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To write or not to write: CAPA reports

Discussion in 'Manufacturing and Related Processes' started by Colin Pitman, Sep 15, 2017.

  1. Colin Pitman

    Colin Pitman Member

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    I'm finding it more and more absurd that I've been made QM with no previous quality experience and I'm learning to climb a stupendously steep learning curve very quickly...

    The previous QM wrote a CAPA for almost everything, yet I have seen hints (mostly on here) that that need not be so.

    So what are the criteria for NOT writing a CAPA and pushing back? Maybe there are published guidelines somewhere?

    So far I have one item on my list, but am not even sure how right that is:

    • Non-systemic issues, one-offs etc.

    What others might there be?
     
  2. Golfman25

    Golfman25 Well-Known Member

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    Common sense. Every problem is not a nail, so every solution isn't a hammer. A CAPA with root cause and all the 8D stuff is helpful to solve real problems. And I think you've found the key issue - is the problem systemic meaning it happens often in a short period of time. The less CAPA you write the more useful they'll become because it's less like pushing paper along.

    Here's an example. We had a supplier who was late on several orders. Normally we might issue a CAPA request. But a quick phone call and we found out they had moved into an additional facility which caused the disruption. Nothing a CAPA would really solve.
     
  3. RoxaneB

    RoxaneB Moderator Staff Member

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    Non-systemic issues are typically addressed without going through the whole 'root cause analysis + action plan development' rigmarole (that's my grown-up word of the day). However, please note the bolding of the word 'typically'. Further to that, define 'systemic'...systemic in what sense (i.e., within a process, within a department, within a common theme/category, etc.).

    Without meaning to make this sound too daunting, I've seen trigger matrices for managing nonconformances - where events where listed as needing either a correction or a corrective action. This was reviewed and updated annually (at a minimum). For example, we would look at our downtime and, based upon our analysis, set up triggers such as:

    • Correction | 2-10 minutes of unplanned downtime
    • Corrective Action | >10 minutes of unplanned downtime

    This type of set-up helped us to keep our management of nonconformances to practical level (i.e., we didn't get bogged down in paperwork) and, over time and with proper corrections and corrective actions, our annual analysis had us revising the triggers to become tighter and tighter.

    In my experience, other variables that can determine if we go corrective action or simply the route of a correction can include, but are not limited to:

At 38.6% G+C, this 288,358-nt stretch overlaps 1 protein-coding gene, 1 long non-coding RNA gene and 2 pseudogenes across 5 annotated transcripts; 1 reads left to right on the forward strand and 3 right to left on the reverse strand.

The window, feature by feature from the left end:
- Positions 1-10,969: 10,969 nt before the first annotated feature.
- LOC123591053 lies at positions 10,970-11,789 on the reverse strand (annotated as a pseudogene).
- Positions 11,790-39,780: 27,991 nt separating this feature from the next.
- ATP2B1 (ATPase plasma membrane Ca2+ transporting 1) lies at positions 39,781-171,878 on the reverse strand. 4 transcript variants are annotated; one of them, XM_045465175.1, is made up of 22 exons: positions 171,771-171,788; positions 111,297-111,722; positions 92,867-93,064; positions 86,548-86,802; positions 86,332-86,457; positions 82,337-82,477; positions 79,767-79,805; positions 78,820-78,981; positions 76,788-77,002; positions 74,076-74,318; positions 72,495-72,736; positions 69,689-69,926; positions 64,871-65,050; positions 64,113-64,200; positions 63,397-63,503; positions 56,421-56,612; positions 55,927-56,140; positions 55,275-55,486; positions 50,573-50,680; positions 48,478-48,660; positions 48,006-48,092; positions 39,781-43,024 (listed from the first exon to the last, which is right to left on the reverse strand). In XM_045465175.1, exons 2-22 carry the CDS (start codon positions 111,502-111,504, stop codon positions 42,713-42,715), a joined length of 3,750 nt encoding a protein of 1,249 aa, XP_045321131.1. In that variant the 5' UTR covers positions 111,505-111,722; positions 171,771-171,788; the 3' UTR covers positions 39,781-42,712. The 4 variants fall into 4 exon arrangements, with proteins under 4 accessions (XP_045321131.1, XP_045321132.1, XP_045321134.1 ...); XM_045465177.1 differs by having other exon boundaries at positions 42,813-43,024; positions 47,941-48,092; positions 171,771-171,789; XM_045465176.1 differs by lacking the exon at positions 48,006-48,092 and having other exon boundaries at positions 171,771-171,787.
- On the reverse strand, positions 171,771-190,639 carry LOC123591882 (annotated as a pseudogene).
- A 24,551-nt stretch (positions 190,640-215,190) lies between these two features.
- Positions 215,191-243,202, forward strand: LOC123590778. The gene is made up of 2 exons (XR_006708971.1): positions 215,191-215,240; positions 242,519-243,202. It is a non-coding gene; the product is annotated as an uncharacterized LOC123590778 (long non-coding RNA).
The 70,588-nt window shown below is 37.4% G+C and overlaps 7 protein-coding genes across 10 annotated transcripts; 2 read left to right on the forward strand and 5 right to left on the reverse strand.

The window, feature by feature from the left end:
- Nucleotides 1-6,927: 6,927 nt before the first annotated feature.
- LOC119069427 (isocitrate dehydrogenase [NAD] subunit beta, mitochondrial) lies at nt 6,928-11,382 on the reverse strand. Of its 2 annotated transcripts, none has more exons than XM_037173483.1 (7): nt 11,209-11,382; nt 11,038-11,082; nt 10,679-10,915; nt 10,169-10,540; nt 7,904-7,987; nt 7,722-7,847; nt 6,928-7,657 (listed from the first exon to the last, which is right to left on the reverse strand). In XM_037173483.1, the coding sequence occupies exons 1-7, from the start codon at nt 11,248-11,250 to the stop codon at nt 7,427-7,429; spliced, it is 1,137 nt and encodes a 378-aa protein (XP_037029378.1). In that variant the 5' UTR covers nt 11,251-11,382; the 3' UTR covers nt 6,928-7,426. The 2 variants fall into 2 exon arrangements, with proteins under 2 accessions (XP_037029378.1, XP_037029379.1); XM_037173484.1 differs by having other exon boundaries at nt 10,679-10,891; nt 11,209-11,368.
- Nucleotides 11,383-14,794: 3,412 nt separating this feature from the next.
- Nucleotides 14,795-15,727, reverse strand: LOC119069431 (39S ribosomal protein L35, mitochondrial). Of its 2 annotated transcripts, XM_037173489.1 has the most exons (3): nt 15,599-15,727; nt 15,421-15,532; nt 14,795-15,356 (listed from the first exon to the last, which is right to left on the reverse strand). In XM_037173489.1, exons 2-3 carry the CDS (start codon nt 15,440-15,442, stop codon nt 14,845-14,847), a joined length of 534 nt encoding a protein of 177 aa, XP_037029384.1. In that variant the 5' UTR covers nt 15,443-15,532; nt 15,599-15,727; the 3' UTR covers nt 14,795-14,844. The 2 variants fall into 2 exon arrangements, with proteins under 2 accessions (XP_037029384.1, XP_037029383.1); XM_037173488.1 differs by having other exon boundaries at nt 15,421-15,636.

• Process results (i.e., the trigger concept I outlined above)
    • Level of risk - to the client, to the business...to any stakeholder, actually
    • Client requirement - you may think it's a minor issue, but your Client may require a full-blown root cause analysis and action plan
    • Repeat occurrences - they "fixed" that non-systemic issue, but now it's happened again
     
  4. Jennifer Kirley

    Jennifer Kirley Moderator Staff Member

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    You actually are in good company Colin. This also happened to...my boss. The only difference was when he was put into his position (Quality Manager with zero credentials in QA) he had a CQM/OE and Internal Auditor with 20 years in QA to draw on - me, LOL. We really do live in a Dilbert world don't we?

    The one advantage you have is the lack of "But we have always done it this way" baggage that comes from years of managing systems via the old methods and past standards. Now you can ask "Why are we doing this?" and "What is the most important thing?" because a) it is the right way and b) it is now actually written into the standard.

    So: since everything is based on risk and ISO 9001:2015 requires risk to be included in all processes and Corrective Action is a process, our responses to nonconformity can be based on risk but also must have a focus on customer satisfaction. Do keep in mind that 10.2.2 requires retained documented information - but it does not say how that will be done. I know an Environmental Engineer who insisted on keeping a separate log of actions from the site's official Corrective Action process that I maintained. Once I studied his log I was convinced because it made so much sense. He permitted me to post its format so I put a version of it in the QMS Audit Program Manager tool. The 3 factors can be set based on your site's prerogatives. Having the term record replaced by retained documented information frees us to use such logs, but I advise you keep such a tool in a file with restricted access in order to prevent loss of control.

    It helps to list even the little things so we can notice if they keep cropping up and representing "death by a thousand cuts," in which case an upgrade to corrective action might be decided on. This tool is meant to help track such things.

    I hope this helps!
     

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